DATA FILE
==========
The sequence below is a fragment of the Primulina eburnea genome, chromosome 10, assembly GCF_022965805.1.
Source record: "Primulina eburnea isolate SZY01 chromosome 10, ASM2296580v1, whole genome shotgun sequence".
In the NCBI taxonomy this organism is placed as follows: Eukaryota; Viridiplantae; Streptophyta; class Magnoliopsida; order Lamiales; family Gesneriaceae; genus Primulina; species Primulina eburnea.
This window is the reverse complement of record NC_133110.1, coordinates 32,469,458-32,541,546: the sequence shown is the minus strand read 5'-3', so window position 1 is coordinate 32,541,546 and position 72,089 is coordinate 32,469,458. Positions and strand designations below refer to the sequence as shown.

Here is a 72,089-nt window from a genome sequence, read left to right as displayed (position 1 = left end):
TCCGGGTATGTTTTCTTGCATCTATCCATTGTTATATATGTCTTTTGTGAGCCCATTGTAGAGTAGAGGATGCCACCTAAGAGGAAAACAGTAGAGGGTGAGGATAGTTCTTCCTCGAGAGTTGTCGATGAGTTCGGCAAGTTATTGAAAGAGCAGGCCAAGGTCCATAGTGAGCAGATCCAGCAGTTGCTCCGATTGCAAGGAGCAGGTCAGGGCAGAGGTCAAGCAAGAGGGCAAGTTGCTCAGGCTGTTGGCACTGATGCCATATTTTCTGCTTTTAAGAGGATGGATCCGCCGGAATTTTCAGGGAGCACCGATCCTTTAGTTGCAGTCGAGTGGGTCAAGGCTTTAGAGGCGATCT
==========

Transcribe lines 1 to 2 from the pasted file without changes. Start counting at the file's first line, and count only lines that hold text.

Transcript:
The sequence below is a fragment of the Primulina eburnea genome, chromosome 10, assembly GCF_022965805.1.
Source record: "Primulina eburnea isolate SZY01 chromosome 10, ASM2296580v1, whole genome shotgun sequence".